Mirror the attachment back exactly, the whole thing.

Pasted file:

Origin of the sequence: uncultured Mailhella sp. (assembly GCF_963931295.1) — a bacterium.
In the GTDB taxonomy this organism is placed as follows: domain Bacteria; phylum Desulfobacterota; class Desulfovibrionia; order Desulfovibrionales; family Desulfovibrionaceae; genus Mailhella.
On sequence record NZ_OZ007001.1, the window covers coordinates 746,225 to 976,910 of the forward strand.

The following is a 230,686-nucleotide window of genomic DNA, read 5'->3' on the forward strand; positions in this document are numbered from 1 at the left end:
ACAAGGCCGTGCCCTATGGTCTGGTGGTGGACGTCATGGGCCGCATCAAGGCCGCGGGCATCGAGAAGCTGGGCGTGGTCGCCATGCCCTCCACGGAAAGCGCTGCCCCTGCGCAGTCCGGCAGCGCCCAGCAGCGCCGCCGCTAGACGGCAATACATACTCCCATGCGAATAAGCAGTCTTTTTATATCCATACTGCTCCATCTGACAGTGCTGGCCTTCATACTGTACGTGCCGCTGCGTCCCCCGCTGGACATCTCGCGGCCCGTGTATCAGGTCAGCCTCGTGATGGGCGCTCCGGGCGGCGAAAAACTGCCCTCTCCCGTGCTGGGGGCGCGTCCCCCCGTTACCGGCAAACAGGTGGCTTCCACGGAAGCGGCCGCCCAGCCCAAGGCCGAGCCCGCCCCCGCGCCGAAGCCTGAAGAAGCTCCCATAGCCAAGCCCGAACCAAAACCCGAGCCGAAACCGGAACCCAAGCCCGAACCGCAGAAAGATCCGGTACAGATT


Origin of the sequence: uncultured Mailhella sp. (assembly GCF_963931295.1) — a bacterium.
In the GTDB taxonomy this organism is placed as follows: domain Bacteria; phylum Desulfobacterota; class Desulfovibrionia; order Desulfovibrionales; family Desulfovibrionaceae; genus Mailhella.
On sequence record NZ_OZ007001.1, the window covers coordinates 746,225 to 976,910 of the forward strand.

The following is a 230,686-nucleotide window of genomic DNA, read 5'->3' on the forward strand; positions in this document are numbered from 1 at the left end:
ACAAGGCCGTGCCCTATGGTCTGGTGGTGGACGTCATGGGCCGCATCAAGGCCGCGGGCATCGAGAAGCTGGGCGTGGTCGCCATGCCCTCCACGGAAAGCGCTGCCCCTGCGCAGTCCGGCAGCGCCCAGCAGCGCCGCCGCTAGACGGCAATACATACTCCCATGCGAATAAGCAGTCTTTTTATATCCATACTGCTCCATCTGACAGTGCTGGCCTTCATACTGTACGTGCCGCTGCGTCCCCCGCTGGACATCTCGCGGCCCGTGTATCAGGTCAGCCTCGTGATGGGCGCTCCGGGCGGCGAAAAACTGCCCTCTCCCGTGCTGGGGGCGCGTCCCCCCGTTACCGGCAAACAGGTGGCTTCCACGGAAGCGGCCGCCCAGCCCAAGGCCGAGCCCGCCCCCGCGCCGAAGCCTGAAGAAGCTCCCATAGCCAAGCCCGAACCAAAACCCGAGCCGAAACCGGAACCCAAGCCCGAACCGCAGAAAGATCCGGTACAGATT